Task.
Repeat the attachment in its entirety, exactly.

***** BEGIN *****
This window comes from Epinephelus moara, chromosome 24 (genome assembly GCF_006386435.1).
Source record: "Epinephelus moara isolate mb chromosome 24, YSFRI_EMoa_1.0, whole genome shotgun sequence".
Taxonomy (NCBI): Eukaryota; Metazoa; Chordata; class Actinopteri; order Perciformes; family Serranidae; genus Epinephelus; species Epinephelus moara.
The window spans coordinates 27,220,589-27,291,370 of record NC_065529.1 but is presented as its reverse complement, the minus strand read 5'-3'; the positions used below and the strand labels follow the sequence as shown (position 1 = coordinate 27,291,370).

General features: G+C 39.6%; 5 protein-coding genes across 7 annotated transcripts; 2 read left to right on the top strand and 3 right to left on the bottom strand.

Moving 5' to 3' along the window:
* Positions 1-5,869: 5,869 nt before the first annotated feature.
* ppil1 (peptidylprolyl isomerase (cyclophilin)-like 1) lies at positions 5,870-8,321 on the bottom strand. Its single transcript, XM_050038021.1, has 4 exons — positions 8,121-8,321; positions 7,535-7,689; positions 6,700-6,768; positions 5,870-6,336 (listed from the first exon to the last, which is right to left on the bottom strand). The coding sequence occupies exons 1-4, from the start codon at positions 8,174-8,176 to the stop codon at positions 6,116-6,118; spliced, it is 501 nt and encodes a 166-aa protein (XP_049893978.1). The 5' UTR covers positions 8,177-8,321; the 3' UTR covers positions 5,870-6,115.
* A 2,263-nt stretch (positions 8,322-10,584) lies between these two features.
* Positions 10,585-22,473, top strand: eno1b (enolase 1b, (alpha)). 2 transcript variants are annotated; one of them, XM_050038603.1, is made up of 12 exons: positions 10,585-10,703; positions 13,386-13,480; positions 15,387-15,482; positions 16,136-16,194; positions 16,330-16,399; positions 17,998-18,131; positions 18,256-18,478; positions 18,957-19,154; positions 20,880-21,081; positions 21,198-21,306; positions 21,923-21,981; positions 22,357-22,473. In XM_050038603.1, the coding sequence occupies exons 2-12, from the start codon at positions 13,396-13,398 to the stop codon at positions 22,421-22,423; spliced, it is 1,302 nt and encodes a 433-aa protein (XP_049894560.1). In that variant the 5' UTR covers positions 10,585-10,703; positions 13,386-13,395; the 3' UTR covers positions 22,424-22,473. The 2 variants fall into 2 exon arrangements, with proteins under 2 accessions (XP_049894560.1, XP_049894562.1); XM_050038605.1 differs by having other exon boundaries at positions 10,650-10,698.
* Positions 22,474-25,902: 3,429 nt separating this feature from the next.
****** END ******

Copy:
This window comes from Epinephelus moara, chromosome 24 (genome assembly GCF_006386435.1).
Source record: "Epinephelus moara isolate mb chromosome 24, YSFRI_EMoa_1.0, whole genome shotgun sequence".
Taxonomy (NCBI): Eukaryota; Metazoa; Chordata; class Actinopteri; order Perciformes; family Serranidae; genus Epinephelus; species Epinephelus moara.
The window spans coordinates 27,220,589-27,291,370 of record NC_065529.1 but is presented as its reverse complement, the minus strand read 5'-3'; the positions used below and the strand labels follow the sequence as shown (position 1 = coordinate 27,291,370).

General features: G+C 39.6%; 5 protein-coding genes across 7 annotated transcripts; 2 read left to right on the top strand and 3 right to left on the bottom strand.

Moving 5' to 3' along the window:
* Positions 1-5,869: 5,869 nt before the first annotated feature.
* ppil1 (peptidylprolyl isomerase (cyclophilin)-like 1) lies at positions 5,870-8,321 on the bottom strand. Its single transcript, XM_050038021.1, has 4 exons — positions 8,121-8,321; positions 7,535-7,689; positions 6,700-6,768; positions 5,870-6,336 (listed from the first exon to the last, which is right to left on the bottom strand). The coding sequence occupies exons 1-4, from the start codon at positions 8,174-8,176 to the stop codon at positions 6,116-6,118; spliced, it is 501 nt and encodes a 166-aa protein (XP_049893978.1). The 5' UTR covers positions 8,177-8,321; the 3' UTR covers positions 5,870-6,115.
* A 2,263-nt stretch (positions 8,322-10,584) lies between these two features.
* Positions 10,585-22,473, top strand: eno1b (enolase 1b, (alpha)). 2 transcript variants are annotated; one of them, XM_050038603.1, is made up of 12 exons: positions 10,585-10,703; positions 13,386-13,480; positions 15,387-15,482; positions 16,136-16,194; positions 16,330-16,399; positions 17,998-18,131; positions 18,256-18,478; positions 18,957-19,154; positions 20,880-21,081; positions 21,198-21,306; positions 21,923-21,981; positions 22,357-22,473. In XM_050038603.1, the coding sequence occupies exons 2-12, from the start codon at positions 13,396-13,398 to the stop codon at positions 22,421-22,423; spliced, it is 1,302 nt and encodes a 433-aa protein (XP_049894560.1). In that variant the 5' UTR covers positions 10,585-10,703; positions 13,386-13,395; the 3' UTR covers positions 22,424-22,473. The 2 variants fall into 2 exon arrangements, with proteins under 2 accessions (XP_049894560.1, XP_049894562.1); XM_050038605.1 differs by having other exon boundaries at positions 10,650-10,698.
* Positions 22,474-25,902: 3,429 nt separating this feature from the next.